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Picture of the Knee
The knee is one of the body’s largest and most complex joints. The knee joins the thigh bone (femur) to the shin bone (tibia). The smaller bone that runs alongside the tibia (fibula) and the kneecap (patella) are the other bones that make the knee joint.
Tendons connect the knee bones to the leg muscles that move the knee joint. Ligaments join the knee bones and provide stability to the knee:
- The anterior cruciate ligament prevents the femur from sliding backward on the tibia (or the tibia sliding forward on the femur).
- The posterior cruciate ligament prevents the femur from sliding forward on the tibia (or the tibia from sliding backward on the femur).
- The medial and lateral collateral ligaments prevent the femur from sliding side to side.
Two C-shaped pieces of cartilage called the medial and lateral menisci act as shock absorbers between the femur and tibia.
Numerous bursae, or fluid-filled sacs, help the knee move smoothly.
- Chondromalacia patella (also called patellofemoral syndrome): Irritation of the cartilage on the underside of the kneecap (patella), causing knee pain. This is a common cause of knee pain in young people.
- Knee osteoarthritis: Osteoarthritis is the most common form of arthritis and often affects the knees. Caused by aging and wear and tear of cartilage, osteoarthritis symptoms may include knee pain, stiffness, and swelling.
- Knee effusion: Fluid buildup inside the knee, usually from inflammation. Any form of arthritis or injury may cause a knee effusion.
- Meniscal tear: Damage to a meniscus, the cartilage cushions the knee, often occurs with twisting the knee. Large tears may cause the knee to lock.
- ACL (anterior cruciate ligament) strain or tear: The ACL is responsible for a large part of the knee’s stability. An ACL tear often leads to the knee “giving out” and may require surgical repair.
- PCL (posterior cruciate ligament) strain or tear: PCL tears can cause pain, swelling, and knee instability. These injuries are less common than ACL tears, and physical therapy (rather than surgery) is usually the best option.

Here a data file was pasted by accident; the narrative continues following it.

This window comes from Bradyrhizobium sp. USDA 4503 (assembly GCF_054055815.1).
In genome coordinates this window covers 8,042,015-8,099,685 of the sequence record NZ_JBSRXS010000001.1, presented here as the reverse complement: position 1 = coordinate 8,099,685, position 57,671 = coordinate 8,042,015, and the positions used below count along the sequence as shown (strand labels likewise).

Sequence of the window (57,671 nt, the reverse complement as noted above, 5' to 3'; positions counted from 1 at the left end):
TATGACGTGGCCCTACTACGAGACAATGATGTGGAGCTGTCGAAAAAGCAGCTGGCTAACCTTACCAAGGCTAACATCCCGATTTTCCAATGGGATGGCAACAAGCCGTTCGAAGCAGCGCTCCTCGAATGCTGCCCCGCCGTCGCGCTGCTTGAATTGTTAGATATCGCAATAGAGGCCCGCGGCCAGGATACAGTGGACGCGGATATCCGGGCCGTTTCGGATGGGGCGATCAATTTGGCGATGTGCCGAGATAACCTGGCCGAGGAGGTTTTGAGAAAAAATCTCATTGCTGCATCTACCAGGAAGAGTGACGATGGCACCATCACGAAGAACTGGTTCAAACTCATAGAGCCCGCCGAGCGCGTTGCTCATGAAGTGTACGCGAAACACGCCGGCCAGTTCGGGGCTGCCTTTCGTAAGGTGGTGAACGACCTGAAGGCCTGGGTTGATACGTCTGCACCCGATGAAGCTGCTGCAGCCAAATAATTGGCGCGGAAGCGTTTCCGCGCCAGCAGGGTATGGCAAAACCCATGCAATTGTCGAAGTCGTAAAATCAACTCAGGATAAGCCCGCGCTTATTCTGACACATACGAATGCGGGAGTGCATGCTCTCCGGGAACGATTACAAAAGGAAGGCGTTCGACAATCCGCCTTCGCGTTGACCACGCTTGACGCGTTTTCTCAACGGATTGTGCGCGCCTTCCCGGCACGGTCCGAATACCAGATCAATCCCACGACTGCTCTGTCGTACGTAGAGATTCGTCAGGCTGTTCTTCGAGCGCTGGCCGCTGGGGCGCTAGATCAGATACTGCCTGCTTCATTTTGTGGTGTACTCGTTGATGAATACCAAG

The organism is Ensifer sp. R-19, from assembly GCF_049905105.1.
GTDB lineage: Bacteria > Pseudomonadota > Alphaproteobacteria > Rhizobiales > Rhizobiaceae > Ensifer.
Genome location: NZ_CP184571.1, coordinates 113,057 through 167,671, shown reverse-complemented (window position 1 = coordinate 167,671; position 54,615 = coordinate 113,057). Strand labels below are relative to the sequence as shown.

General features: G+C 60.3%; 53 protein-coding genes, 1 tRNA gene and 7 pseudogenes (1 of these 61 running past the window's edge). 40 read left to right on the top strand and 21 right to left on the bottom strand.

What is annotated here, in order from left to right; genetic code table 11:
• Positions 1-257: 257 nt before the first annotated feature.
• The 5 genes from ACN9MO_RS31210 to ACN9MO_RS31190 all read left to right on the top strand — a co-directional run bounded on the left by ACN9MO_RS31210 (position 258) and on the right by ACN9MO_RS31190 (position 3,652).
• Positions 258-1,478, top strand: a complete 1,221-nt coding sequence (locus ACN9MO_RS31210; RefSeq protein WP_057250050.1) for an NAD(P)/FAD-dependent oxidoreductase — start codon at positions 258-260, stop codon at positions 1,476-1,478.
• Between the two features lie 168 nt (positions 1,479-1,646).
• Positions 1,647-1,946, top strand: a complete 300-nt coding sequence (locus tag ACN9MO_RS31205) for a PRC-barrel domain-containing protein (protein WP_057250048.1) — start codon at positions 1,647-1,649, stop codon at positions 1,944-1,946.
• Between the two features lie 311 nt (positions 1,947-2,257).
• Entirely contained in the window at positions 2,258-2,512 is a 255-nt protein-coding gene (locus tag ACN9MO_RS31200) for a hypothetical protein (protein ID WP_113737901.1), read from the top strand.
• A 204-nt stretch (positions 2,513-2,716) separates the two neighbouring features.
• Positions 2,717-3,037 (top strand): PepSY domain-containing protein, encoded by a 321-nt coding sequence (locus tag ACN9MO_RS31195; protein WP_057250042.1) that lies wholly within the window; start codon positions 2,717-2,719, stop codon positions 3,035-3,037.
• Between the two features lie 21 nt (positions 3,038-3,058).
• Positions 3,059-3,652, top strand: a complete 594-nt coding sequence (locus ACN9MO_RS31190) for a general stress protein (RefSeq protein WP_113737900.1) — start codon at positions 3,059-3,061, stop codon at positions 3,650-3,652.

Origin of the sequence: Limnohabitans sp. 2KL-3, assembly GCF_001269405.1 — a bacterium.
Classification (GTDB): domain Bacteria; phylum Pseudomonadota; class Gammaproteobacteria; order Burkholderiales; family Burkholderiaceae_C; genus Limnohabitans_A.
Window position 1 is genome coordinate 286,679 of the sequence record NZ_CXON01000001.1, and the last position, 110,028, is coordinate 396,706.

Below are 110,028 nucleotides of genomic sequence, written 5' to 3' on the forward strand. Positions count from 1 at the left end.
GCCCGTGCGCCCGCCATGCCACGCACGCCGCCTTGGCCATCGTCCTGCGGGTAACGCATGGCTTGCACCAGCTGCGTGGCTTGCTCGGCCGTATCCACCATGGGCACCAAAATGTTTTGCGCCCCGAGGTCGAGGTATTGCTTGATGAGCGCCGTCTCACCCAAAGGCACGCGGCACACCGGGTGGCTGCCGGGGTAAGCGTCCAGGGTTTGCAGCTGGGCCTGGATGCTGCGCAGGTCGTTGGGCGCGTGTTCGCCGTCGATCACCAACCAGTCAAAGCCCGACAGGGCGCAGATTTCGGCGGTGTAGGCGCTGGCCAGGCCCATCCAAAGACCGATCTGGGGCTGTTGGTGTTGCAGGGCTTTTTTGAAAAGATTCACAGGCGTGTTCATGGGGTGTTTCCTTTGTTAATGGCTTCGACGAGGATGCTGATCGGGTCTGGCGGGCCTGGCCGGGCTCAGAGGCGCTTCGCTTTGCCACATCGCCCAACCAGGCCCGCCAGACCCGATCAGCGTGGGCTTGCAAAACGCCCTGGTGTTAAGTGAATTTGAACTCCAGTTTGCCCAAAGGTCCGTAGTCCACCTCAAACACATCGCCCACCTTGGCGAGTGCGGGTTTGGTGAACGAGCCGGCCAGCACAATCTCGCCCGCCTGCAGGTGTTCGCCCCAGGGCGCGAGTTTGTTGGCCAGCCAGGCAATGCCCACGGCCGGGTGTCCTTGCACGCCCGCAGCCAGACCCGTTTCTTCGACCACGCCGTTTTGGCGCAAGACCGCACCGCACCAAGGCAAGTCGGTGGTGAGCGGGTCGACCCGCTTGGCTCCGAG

- MCL (medial collateral ligament) strain or tear: This injury may cause pain and possible instability to the inner side of the knee.
- Patellar subluxation: During activity, the kneecap slides abnormally or dislocates along the thigh bone. Knee pain around the kneecap results.
- Patellar tendonitis: Inflammation of the tendon connecting the kneecap (patella) to the shin bone. This occurs mostly in athletes from repeated jumping.
- Knee bursitis: Pain, swelling, and warmth in any knee bursae. Bursitis often occurs from overuse or injury.
- Baker’s cyst: Collection of fluid in the back of the knee. Baker’s cysts usually develop from a persistent effusion in conditions such as arthritis.
- Rheumatoid arthritis: An autoimmune condition that can cause arthritis in any joint, including the knees. If untreated, rheumatoid arthritis can cause permanent joint damage.
- Gout: A form of arthritis caused by a buildup of uric acid crystals in a joint. The knees may be affected, causing episodes of severe pain and swelling.
- Pseudogout: A form of arthritis similar to gout caused by calcium pyrophosphate crystals depositing in the knee or other joints.
- Septic arthritis: An infection caused by bacteria, a virus, or fungus inside the knee can cause inflammation, pain, swelling, and difficulty moving the knee. Although uncommon, septic arthritis is a serious condition that usually gets worse quickly without treatment.
- Physical examination: By examining the location of knee pain and looking for swelling or abnormal movement, a doctor gathers information about potential causes of damage or stress on the knee.
- Drawer test: With the knee bent, a doctor can pull (anterior drawer test) and push (posterior drawer test) the lower leg while holding the foot stable to check the stability of the ACL and PCL knee ligaments.
- Valgus stress test: Pushing the calf outward while holding the thigh stable, a doctor can check for injury to the medial collateral ligament (MCL). Pushing the calf inward (varus stress test), a doctor can look for injury to the lateral collateral ligament (LCL).
- Knee X-ray: A plain X-ray film of the knee is typically the best initial imaging test for most knee conditions.